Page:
This time the vegetation got out of his way before he stepped into it. Annette came bounding out through another path that opened up for her. She paused to relieve herself and I'll swear that the growth she did it on screamed obscenities at her. The girls took it all in as if transfixed.
"I think you're right," June said. "I have a feeling we aren't going to be allowed to go back even if we wanted to."
Maria got behind the wheel and aimed the Turkey at the underbrush. It moved aside.
"I don't know what is going to happen," she said, "but something wants us to go on."
She drove the car into the thicket and stopped, half in the undergrowth and half on the road. She tried to back out. The weeds wrapped themselves around the front end and held the Millennium Turkey fast.
"We continue," she said.
Leland opened a door and got in. I stopped to ask the dog, "Did you find Margrave, baby?"
She wagged her tail. That meant, "What's Margrave?"
As I said, she and Leland are about equally matched intellectually. I got into the rear with June and Eugenia. Annette scrambled into the front. Maria let the clutch in and we blasted off at five miles per hour. She was giving the weeds time to get out of the way, which was thoughtful as well as humane. I wouldn't have cared to have them turn on me.
Margrave, when we found it, lay right across the path. We'd driven up on what must have been the carriageway. It's hard, even now, to give an accurate impression of how Margrave affected us ... affected me. The mere thought of 150 rooms made me visualize an old English country estate or a pre-Revolutionary French chateau. It was all that with respect to size. But it was Transylvanian in intent, not English or French. I don't think a morgue in its functioning prime could be as bleak as Margrave was on that fading July afternoon. It reared out of the forest like an obscene finger directing its blasphemy at heaven.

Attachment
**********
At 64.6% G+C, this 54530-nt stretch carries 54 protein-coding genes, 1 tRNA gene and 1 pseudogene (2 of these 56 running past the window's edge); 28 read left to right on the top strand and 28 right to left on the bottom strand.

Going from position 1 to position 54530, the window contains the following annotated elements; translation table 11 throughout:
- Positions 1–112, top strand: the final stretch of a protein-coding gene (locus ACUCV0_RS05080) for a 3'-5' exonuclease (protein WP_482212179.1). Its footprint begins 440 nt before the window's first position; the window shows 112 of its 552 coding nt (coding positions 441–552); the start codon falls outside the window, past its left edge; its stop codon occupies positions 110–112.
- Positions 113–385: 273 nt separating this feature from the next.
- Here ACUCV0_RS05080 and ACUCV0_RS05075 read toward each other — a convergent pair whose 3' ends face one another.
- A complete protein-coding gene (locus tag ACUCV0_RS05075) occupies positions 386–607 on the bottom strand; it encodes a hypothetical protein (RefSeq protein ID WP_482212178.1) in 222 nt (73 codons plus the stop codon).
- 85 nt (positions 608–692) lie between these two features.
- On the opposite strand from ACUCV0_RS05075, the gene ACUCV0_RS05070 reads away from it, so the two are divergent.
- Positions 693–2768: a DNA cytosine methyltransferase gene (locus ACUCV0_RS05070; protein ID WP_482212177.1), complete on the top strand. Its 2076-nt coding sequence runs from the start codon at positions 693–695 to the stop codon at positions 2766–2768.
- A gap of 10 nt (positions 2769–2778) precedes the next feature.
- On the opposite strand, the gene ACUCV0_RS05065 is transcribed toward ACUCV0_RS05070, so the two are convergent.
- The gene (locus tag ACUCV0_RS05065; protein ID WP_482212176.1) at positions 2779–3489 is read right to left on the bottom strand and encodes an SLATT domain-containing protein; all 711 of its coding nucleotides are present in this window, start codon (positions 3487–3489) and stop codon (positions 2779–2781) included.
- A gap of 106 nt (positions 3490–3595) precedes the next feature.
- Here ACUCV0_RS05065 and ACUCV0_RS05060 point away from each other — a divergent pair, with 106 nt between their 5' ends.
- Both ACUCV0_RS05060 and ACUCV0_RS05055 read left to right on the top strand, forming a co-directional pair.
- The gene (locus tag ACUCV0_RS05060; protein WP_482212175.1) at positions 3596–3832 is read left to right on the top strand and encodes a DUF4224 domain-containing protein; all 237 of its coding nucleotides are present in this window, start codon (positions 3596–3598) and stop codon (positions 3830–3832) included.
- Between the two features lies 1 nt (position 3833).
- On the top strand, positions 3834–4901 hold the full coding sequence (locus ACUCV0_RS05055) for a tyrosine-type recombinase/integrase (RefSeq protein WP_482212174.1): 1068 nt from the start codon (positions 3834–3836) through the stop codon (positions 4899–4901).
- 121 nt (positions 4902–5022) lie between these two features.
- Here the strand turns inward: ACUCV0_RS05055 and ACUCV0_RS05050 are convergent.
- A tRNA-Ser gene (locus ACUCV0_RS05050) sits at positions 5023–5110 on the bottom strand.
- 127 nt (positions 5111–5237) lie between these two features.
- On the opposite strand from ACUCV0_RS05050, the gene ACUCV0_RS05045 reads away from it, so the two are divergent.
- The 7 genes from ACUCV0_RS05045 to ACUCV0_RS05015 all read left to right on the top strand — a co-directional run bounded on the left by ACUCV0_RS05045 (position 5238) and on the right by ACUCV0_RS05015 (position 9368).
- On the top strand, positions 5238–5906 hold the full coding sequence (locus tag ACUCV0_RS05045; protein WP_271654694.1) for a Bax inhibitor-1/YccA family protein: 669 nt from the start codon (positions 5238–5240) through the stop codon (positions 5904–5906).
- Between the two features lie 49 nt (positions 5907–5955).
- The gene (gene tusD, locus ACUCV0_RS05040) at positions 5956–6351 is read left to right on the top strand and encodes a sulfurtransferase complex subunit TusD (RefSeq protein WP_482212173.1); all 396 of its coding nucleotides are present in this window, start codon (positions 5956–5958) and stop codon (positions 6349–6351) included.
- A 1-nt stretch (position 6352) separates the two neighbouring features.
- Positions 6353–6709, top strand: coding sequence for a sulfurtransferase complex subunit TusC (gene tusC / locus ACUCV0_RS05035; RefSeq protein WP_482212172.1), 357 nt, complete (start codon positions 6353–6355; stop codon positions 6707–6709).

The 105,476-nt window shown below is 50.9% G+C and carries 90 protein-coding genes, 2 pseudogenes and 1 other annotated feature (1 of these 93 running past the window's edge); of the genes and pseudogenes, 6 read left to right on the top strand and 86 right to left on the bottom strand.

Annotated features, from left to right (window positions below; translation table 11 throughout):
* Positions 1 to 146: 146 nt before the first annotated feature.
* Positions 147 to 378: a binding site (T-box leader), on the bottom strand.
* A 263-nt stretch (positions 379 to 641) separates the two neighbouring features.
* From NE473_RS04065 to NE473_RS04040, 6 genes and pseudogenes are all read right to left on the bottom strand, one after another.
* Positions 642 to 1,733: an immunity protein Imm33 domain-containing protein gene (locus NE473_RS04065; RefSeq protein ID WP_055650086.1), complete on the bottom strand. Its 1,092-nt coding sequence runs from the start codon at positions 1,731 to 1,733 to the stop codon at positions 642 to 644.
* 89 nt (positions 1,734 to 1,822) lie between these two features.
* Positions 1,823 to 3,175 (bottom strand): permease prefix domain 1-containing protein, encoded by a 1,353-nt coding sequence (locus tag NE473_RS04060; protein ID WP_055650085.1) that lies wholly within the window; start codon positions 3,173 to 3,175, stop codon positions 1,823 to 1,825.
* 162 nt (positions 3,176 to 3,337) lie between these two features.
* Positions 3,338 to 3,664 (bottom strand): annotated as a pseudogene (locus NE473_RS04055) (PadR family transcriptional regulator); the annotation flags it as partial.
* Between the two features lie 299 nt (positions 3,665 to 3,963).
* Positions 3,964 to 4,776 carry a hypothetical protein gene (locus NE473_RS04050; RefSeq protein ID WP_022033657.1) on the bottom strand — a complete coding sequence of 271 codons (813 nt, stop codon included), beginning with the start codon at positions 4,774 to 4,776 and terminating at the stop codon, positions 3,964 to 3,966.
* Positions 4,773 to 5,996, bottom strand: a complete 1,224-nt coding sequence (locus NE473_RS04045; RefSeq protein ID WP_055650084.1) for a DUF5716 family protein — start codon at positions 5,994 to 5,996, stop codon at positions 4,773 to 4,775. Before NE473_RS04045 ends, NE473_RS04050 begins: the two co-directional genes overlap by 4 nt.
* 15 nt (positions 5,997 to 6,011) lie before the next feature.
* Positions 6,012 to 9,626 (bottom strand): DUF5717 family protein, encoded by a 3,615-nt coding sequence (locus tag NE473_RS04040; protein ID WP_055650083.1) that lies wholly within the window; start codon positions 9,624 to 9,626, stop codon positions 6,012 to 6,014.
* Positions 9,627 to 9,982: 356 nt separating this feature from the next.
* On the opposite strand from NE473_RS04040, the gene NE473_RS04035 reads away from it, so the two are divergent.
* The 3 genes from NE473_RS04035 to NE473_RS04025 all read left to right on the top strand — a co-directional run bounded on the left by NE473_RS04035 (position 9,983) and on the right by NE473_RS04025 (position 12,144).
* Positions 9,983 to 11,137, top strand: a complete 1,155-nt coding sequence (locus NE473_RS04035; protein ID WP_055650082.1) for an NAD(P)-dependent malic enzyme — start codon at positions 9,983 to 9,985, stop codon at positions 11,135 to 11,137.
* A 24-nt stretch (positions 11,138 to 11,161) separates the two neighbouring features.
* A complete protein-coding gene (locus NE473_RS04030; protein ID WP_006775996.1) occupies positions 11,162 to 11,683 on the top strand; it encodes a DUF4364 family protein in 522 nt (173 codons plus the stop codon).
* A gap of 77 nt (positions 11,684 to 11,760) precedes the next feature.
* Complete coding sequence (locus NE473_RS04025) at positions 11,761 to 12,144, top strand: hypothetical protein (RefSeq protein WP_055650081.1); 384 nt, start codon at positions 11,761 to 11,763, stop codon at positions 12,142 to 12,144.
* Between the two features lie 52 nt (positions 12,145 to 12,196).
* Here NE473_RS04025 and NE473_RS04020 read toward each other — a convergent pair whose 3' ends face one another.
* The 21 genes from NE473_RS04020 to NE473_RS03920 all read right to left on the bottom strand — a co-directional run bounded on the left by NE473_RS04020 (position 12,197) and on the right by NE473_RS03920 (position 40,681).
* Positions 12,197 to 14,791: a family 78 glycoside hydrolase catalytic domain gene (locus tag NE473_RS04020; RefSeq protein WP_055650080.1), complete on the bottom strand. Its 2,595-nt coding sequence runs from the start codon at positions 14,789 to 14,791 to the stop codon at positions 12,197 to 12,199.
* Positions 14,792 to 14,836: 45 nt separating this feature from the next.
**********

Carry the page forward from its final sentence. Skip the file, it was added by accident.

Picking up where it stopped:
The house ... chateau ... mansion ... I don't know what to call it yet, was of wood and had scores of small windows that were filled with tiny triangular panels of colored glass in a style once popular during the early nineteenth century. Sunlight striking the glass blended in a variegated reflection reminiscent of a suppurated wound.
Nor was the reflection all that hurt the eye. The architecture positively seared it. The building soared upward five stories and from there square wooden towers, one at each corner, took over and continued the dizzying ascent. The panorama brought back to mind a sketch I'd seen of a dinosaur skeleton lying on its back with its feet sticking straight into the air.
Huge, ugly black birds clustered around the eaves and made indecent proposals as we got out of the car. Ravens? Crows? Who knows? They seemed symbolic of all that was wrong with Sprite-Williams. How had they gotten so large when there was so little to eat, unless they fattened on misery and despair?